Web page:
I searched for the best PHP framework for a while. I tried CakePHP, Zend, Yii, Symfony, and Codeigniter. Some of them frustrated me to the point that I was ready to write my own mini-framework. I think the problem with some of them, at least from my perspective, is that they try to do too much. Some were just poorly documented. Sure, you can find all the information you need to find about all the features, but they don't make it very easy. For this post, I want to compare two of the most recent frameworks I've worked with, Codeigniter and Symfony.
I use Codeigniter for all of my personal projects these days. Recently, I had to use Symfony for some other work I was doing. I can see positive and negative aspects of each system at this point, and this is an overview of their main differences.
First, I'll talk about Symfony. It includes two ORMs, Doctrine and Propel. I was using Doctrine. It relies heavily on the ORM as it should, but I found utilizing an ORM to be overly complex. This may be due to my own ignorance, but when using an ORM, you have to get into a different mindset. Most people would view the ORM as a feature. For me, it was unwanted. Symfony is a great framework and is used by many people. My distaste for it should not be a deciding factor in choosing your own framework.
However, I would like to point out other things about Symfony that I didn't like. First of all, the directory structure is overly complex, especially when your job is to maintain code that is already in place. You may find yourself looking at a page and going through 10 different files trying to find where the code is located. Symfony has a ton of plugins, many of which have auto-generated forms and templates. There are times that you won't find the code that generates the form and from what I saw, your only option is to override the plugin's actions and templates. If the code you're maintaining doesn't override the plugin, you will have to check cache files for the auto-generated PHP and then implement this in the override.
While we are talking about caching, I'll point out that this is a good feature and it's implemented by default in Symfony. During the development maintenance of a site, however, it gets on my nerves. So, you'll spend a lot of time clearing your cache from the command line. Symfony depends on command line usage. While I like using a command line in most cases, I don't want to be jumping back and forth between my IDE, command line, and web browser so much. Since Symfony auto-generates a ton of code for you through the use of the command line, I can see the advantage, but I prefer the Codeigniter way.
So, let me talk about Codeigniter and why I prefer it to all other frameworks I've tried.
First of all, it stays out of your way. It arranges your site into three folders, as I think it should, models, views, and controllers. You can then arrange your files in sub-directories under these main folders as you wish. So if you have a user system on your site, you can put all your views for that section under views/user.
While I'm on the subject of views, let me touch on Symfony's templates and layouts. It's actually a good system and cuts back on the amount of code one has to write, but it depends on yaml config files in various locations. I liked the idea, but hated the implementation. I much prefer having the view source where I can easily find it. In Codeigniter, I get all my data ready to send to a view, then load that view. In this view, I can load other views as needed. So if my page has a top navigation menu, I can just load that menu from within my view. This templating system works best for me, and I don't have to search through config files at various locations to find out where the HTML is located.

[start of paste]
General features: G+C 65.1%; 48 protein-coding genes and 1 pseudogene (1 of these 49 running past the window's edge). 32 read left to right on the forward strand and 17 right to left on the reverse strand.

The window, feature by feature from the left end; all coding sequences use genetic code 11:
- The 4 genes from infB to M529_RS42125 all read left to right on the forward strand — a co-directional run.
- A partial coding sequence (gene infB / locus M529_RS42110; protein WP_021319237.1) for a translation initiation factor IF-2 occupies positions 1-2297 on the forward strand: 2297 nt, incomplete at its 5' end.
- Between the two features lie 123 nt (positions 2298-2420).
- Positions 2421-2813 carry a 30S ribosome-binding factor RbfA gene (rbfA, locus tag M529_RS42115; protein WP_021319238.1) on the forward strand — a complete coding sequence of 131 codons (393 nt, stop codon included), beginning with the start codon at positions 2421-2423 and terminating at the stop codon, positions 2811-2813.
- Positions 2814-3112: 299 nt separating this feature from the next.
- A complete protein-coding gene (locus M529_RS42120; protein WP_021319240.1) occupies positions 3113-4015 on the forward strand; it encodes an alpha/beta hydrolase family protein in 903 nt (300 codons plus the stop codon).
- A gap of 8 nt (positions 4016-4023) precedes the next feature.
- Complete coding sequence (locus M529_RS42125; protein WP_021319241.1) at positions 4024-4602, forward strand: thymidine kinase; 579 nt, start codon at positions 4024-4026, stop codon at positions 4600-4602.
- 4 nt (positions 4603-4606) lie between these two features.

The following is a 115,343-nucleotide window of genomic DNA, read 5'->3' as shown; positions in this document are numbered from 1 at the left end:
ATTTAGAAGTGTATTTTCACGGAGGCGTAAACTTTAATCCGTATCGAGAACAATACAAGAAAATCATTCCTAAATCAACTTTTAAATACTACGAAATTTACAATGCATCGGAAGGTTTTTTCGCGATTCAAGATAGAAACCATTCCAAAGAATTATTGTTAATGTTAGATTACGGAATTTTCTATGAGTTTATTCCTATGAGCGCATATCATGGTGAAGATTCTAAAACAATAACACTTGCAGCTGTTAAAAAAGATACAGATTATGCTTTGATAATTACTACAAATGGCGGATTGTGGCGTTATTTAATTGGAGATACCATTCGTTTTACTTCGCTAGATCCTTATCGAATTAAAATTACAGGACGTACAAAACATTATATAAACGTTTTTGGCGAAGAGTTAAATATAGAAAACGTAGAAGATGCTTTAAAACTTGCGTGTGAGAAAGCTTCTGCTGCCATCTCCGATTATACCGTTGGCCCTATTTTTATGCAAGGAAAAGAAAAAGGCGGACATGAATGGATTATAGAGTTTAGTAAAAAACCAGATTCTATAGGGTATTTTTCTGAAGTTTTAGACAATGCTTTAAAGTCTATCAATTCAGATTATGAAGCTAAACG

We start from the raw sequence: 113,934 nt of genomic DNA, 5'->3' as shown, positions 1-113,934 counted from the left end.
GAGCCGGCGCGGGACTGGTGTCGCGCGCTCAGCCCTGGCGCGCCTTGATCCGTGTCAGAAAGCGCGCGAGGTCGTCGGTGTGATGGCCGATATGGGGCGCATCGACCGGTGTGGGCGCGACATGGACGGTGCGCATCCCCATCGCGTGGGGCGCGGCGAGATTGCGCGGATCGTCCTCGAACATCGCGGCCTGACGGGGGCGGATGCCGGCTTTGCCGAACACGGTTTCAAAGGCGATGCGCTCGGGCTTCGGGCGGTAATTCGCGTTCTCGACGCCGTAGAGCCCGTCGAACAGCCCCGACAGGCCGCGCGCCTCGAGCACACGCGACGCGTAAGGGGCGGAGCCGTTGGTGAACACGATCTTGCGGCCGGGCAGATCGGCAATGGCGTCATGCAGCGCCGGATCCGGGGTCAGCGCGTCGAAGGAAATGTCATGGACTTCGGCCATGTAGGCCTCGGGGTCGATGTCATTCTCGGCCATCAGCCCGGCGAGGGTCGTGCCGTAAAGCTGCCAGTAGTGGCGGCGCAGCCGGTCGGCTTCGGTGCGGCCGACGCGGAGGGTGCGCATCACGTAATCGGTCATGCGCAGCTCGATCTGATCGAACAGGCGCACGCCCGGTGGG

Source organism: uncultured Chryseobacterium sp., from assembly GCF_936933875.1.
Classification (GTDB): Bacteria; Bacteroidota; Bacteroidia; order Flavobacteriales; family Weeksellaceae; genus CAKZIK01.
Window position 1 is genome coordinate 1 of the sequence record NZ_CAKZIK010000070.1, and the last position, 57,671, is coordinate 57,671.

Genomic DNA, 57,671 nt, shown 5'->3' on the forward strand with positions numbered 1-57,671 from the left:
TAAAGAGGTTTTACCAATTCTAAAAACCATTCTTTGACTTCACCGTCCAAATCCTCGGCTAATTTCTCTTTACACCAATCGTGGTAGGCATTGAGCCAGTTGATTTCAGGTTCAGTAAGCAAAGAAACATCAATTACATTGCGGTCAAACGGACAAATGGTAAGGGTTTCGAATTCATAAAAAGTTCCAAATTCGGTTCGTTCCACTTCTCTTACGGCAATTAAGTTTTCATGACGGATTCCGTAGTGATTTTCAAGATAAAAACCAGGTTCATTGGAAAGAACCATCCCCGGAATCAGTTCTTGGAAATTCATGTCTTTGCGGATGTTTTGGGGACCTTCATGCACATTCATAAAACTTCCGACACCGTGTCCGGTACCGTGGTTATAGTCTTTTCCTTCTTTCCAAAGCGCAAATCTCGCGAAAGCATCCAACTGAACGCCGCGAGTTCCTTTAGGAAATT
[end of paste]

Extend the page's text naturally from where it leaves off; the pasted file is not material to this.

Finally, documentation is much better in Codeigniter. If you want to know how a library or helper works, their documentation makes it simple to understand. Symfony's documentation is terrible in comparison. There's a reference but it's just not that good. Plus much of the documentation you'll need is actually on the Doctrine site.
Symfony has many features that Codeigniter doesn't. Codeigniter is much easier to use, has the best documentation, and is much easier to maintain. These three things are why I prefer Codeigniter. Maintainability and ease of use are the two main reasons to implement a Framework anyway. Without these two things, one would be much better off using straight OOP PHP.
I've been really interested in using a PHP framework. One thing holding me back is deciding which one to work with. It seems that every time I start looking at frameworks, I end up deciding to just code everything manually. The major contenders seem to be Yii, Zend, Symfony, CakePHP, and CodeIgnitor. However, I have no idea which one I'm going to use. It's hard to decide without learning the ins and outs of each one and making a good decision based on that knowledge.
My latest attempt was with the Zend framework. I was getting into it and realized that most of the documentation for setting it up bases the setup from a virtual host in Apache. This would be fine, but it actually makes development and deployment overly complicated for me. My development environment is a Linux machine that is my main desktop. My production server is my own dedicated server with CPanel. Zend doesn't work very well with this setup from what I can tell.
I want my site to transfer easily between the two environments. I like them to be self-contained as well. I want to throw the framework into a lib folder or link to it in some way. I don't like that the forward-facing web site is in the "public" folder. I want the root of the website to be the forward-facing public website.
I would really like to use Zend because it has a lot of good extensions for utilizing various web services.
I'd like to hear from others. Which framework would you recommend and why?